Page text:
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United Way reaches out to Ticonderoga area

Human services agency would like greater role

Maria Burke, left, director of Literacy Volunteers, and Barb Brassard, director of the Retired Senior Volunteer Program, review United Way information following a meeting in Ticonderoga.

Maria Burke, left, director of Literacy Volunteers, and Barb Brassard, director of the Retired Senior Volunteer Program, review United Way information following a meeting in Ticonderoga.

— The United Way of the Adirondack Region would like to increase its presence in southern Essex County.

Officials of the agency, which serves Essex, Clinton and Franklin counties, visited Ticonderoga recently to explain their program and ask for input from local leaders.

“The Ticonderoga area has the potential to increase our capacity to help our partner agencies bring services to this area,” said Gayle Alexander, chairwoman of the 2013 United Way campaign. “We’d like to be move involved in Ticonderoga.”

Alexander was part of a United Way contingent that met with area government, civic and business people at Inter-Lakes Health Oct. 26.

The United Way of the Adirondack Region includes 41 partner agencies that provide human services to the North Country. In 2012 United Way assisted more than 80,000 people in Essex, Clinton and Franklin counties.

John Bernardi, executive director of the United Way of the Adirondack Region, said the Ticonderoga meeting was to help the group determine the needs and priorities of the Ticonderoga area and to find ways United Way can assist.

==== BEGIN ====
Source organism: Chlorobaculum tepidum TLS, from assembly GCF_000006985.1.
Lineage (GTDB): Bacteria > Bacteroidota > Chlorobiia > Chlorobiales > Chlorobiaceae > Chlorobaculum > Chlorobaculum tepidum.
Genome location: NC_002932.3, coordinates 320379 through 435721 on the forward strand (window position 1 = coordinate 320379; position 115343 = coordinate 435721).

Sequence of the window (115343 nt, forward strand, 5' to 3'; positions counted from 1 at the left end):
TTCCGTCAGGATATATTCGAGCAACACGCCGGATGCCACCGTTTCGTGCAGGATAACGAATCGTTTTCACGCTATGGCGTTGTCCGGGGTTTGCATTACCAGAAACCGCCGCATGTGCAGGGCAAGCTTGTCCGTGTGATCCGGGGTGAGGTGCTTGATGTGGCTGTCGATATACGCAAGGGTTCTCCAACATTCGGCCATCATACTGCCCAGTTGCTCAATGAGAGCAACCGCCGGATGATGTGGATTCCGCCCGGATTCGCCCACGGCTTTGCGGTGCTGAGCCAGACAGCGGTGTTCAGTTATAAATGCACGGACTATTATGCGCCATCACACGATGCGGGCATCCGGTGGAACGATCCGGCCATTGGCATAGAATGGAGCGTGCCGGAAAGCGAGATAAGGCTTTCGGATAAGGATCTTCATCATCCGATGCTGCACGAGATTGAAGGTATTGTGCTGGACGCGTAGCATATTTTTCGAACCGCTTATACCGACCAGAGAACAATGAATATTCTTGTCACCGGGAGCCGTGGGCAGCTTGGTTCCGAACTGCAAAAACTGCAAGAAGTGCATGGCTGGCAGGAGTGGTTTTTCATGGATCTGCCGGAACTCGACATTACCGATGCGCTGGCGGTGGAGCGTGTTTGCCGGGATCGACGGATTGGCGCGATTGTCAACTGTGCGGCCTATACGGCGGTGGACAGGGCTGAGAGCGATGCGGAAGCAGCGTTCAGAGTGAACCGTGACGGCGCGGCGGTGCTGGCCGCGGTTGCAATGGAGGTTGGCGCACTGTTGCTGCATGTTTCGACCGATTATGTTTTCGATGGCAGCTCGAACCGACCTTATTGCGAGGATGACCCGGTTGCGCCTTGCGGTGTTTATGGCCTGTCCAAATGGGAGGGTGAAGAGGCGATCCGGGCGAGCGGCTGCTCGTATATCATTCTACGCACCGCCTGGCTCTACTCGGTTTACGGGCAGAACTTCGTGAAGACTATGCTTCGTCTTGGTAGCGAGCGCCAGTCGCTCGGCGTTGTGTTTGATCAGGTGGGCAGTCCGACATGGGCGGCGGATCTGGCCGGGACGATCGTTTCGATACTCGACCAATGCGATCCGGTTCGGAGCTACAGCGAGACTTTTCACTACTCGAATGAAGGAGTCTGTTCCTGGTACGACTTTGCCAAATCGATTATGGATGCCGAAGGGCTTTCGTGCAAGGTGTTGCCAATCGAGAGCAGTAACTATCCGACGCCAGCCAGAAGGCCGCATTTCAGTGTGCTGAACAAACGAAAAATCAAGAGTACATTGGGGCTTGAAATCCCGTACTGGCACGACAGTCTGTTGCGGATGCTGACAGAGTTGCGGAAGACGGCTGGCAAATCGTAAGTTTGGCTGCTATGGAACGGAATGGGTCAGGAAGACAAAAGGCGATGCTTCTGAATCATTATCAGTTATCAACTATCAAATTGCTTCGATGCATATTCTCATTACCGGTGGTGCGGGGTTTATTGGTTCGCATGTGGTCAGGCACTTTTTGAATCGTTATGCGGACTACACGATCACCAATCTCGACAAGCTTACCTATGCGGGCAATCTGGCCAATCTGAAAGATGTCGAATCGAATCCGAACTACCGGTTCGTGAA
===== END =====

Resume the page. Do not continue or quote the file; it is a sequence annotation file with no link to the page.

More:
The United Way of the Adirondack Region is already present in the area. Several local United Way agencies — the Substance Abuse Prevention Team of Essex County, Literacy Volunteers, Retired Senior Volunteer Program, Mountain Lake Services and the Essex County Mental Health Association — had representatives at the gathering.

Bernardi acknowledged United Way would like to increase monetary contributions from the Ti area, but said that was only part of the reason for the visit to Ticonderoga.

“Fund raising is an important part of what we do, but it’s only part,” he said. “Most important is how we use those funds with our partner agencies to support programs that help people.”

Kathy Snow, United Way director of development, explained the 211 telephone program that allows people to get health and human services information by calling 211. Help with child care, children’s activities, counseling and support groups, food, clothing, shelter, aging services, transportation, substance abuse, domestic violence, veterans affairs and more is available by calling 211 8 a.m. to 8 p.m. daily. The information is also available online at www.hudson211.org

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